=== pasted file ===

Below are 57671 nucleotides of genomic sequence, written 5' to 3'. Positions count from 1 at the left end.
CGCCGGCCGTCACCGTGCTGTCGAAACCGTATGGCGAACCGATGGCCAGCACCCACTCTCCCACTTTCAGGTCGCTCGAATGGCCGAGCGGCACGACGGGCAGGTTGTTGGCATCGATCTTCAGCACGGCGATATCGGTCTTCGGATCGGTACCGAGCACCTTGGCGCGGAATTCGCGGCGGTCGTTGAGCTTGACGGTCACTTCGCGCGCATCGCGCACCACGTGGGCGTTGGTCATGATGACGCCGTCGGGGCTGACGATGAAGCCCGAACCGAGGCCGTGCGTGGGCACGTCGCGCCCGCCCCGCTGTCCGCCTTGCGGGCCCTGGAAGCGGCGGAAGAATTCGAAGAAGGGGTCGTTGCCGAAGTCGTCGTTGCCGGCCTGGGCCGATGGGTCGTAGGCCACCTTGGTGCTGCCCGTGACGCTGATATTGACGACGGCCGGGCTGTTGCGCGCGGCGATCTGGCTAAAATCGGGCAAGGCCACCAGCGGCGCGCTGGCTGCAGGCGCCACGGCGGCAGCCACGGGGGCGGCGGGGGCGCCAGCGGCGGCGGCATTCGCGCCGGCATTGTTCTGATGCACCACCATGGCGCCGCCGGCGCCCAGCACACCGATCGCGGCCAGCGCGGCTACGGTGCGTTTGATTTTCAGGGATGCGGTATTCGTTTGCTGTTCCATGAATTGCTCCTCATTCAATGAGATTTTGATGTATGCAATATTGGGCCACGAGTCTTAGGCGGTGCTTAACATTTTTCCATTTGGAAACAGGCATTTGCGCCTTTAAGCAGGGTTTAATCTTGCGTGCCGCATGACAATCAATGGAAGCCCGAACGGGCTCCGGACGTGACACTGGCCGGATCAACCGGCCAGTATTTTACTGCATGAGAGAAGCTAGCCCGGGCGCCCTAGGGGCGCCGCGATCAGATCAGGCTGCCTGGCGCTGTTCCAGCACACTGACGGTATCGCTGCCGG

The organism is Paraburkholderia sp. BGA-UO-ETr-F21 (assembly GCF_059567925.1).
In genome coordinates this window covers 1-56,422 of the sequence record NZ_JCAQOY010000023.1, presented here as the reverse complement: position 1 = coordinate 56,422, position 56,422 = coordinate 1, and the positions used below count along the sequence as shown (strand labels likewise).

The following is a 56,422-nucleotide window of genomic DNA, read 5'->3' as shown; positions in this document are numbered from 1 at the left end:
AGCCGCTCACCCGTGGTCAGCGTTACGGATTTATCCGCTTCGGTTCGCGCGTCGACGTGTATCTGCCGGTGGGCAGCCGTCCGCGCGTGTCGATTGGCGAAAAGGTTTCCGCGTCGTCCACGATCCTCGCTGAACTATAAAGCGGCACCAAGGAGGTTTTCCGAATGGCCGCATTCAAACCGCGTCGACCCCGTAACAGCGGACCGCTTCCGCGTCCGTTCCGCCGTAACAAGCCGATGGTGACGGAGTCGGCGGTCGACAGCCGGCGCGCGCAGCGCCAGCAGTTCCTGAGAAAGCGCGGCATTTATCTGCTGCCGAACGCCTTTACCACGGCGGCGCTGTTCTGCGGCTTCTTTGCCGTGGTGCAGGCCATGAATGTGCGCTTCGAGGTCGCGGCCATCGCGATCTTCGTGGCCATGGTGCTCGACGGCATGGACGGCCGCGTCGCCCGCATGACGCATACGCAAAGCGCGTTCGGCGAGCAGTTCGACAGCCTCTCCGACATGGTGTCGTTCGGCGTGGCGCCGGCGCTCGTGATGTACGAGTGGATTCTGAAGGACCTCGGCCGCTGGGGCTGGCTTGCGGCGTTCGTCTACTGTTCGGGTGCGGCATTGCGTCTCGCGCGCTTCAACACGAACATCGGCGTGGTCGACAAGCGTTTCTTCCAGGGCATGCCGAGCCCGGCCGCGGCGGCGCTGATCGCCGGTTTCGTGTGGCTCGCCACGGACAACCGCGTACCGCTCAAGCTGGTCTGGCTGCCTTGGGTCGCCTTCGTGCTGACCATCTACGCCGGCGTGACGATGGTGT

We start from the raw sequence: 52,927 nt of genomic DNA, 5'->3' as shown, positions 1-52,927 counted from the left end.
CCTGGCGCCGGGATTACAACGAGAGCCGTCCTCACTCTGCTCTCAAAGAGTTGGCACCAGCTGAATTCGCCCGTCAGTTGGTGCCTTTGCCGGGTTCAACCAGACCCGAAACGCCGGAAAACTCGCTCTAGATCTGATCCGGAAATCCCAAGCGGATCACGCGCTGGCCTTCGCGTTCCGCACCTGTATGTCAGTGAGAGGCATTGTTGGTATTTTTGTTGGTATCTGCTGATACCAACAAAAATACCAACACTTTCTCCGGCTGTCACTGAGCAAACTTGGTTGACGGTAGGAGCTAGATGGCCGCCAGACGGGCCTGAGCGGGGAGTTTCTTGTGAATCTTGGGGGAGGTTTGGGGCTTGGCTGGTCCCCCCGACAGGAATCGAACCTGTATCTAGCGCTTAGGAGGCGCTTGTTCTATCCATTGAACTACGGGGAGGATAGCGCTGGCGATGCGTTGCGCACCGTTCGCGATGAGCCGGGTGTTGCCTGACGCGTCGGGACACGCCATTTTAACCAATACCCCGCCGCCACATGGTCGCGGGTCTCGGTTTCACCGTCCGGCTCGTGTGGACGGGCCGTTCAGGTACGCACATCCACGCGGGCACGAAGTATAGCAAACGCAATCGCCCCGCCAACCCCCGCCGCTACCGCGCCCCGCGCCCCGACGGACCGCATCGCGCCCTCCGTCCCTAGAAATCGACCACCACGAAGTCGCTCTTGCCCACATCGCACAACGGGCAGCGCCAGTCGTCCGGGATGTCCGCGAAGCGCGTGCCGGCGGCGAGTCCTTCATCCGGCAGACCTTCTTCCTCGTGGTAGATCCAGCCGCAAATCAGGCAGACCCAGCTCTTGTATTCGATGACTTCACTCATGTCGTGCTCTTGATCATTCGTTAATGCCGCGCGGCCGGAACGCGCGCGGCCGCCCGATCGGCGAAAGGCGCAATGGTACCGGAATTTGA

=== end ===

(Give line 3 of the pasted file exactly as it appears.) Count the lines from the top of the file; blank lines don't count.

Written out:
The organism is Paraburkholderia sp. BGA-UO-ETr-F21 (assembly GCF_059567925.1).